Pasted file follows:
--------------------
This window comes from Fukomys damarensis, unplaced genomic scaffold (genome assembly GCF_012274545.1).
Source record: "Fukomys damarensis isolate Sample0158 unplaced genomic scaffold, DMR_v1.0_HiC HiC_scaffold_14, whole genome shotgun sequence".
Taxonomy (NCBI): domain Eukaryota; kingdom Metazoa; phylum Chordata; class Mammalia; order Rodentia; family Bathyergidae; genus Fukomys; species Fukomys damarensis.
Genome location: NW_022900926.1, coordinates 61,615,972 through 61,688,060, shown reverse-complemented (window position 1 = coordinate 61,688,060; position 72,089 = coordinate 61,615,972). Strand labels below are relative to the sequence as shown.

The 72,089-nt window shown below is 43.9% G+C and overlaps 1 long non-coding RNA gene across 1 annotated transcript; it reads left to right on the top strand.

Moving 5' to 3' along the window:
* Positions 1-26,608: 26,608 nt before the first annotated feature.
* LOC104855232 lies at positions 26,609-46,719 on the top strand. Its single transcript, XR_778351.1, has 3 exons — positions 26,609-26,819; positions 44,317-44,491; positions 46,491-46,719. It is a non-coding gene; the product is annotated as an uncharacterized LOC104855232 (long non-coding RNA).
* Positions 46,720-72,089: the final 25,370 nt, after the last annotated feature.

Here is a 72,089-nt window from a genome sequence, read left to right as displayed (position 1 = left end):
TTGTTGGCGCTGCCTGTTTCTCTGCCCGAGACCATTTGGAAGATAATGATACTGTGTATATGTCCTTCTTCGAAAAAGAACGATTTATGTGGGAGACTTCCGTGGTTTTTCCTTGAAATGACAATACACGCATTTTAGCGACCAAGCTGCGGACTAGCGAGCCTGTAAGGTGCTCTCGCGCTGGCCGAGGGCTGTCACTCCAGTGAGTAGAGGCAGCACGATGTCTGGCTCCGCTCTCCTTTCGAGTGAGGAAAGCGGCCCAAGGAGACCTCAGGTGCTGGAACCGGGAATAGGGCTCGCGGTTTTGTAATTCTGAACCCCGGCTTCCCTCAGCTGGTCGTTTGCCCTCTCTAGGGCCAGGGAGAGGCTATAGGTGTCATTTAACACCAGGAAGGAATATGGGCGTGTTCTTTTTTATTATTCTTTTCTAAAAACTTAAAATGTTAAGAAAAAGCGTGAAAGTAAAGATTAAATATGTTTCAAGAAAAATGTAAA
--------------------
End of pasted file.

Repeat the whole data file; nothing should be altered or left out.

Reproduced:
This window comes from Fukomys damarensis, unplaced genomic scaffold (genome assembly GCF_012274545.1).
Source record: "Fukomys damarensis isolate Sample0158 unplaced genomic scaffold, DMR_v1.0_HiC HiC_scaffold_14, whole genome shotgun sequence".
Taxonomy (NCBI): domain Eukaryota; kingdom Metazoa; phylum Chordata; class Mammalia; order Rodentia; family Bathyergidae; genus Fukomys; species Fukomys damarensis.
Genome location: NW_022900926.1, coordinates 61,615,972 through 61,688,060, shown reverse-complemented (window position 1 = coordinate 61,688,060; position 72,089 = coordinate 61,615,972). Strand labels below are relative to the sequence as shown.

The 72,089-nt window shown below is 43.9% G+C and overlaps 1 long non-coding RNA gene across 1 annotated transcript; it reads left to right on the top strand.

Moving 5' to 3' along the window:
* Positions 1-26,608: 26,608 nt before the first annotated feature.
* LOC104855232 lies at positions 26,609-46,719 on the top strand. Its single transcript, XR_778351.1, has 3 exons — positions 26,609-26,819; positions 44,317-44,491; positions 46,491-46,719. It is a non-coding gene; the product is annotated as an uncharacterized LOC104855232 (long non-coding RNA).
* Positions 46,720-72,089: the final 25,370 nt, after the last annotated feature.

Here is a 72,089-nt window from a genome sequence, read left to right as displayed (position 1 = left end):
TTGTTGGCGCTGCCTGTTTCTCTGCCCGAGACCATTTGGAAGATAATGATACTGTGTATATGTCCTTCTTCGAAAAAGAACGATTTATGTGGGAGACTTCCGTGGTTTTTCCTTGAAATGACAATACACGCATTTTAGCGACCAAGCTGCGGACTAGCGAGCCTGTAAGGTGCTCTCGCGCTGGCCGAGGGCTGTCACTCCAGTGAGTAGAGGCAGCACGATGTCTGGCTCCGCTCTCCTTTCGAGTGAGGAAAGCGGCCCAAGGAGACCTCAGGTGCTGGAACCGGGAATAGGGCTCGCGGTTTTGTAATTCTGAACCCCGGCTTCCCTCAGCTGGTCGTTTGCCCTCTCTAGGGCCAGGGAGAGGCTATAGGTGTCATTTAACACCAGGAAGGAATATGGGCGTGTTCTTTTTTATTATTCTTTTCTAAAAACTTAAAATGTTAAGAAAAAGCGTGAAAGTAAAGATTAAATATGTTTCAAGAAAAATGTAAA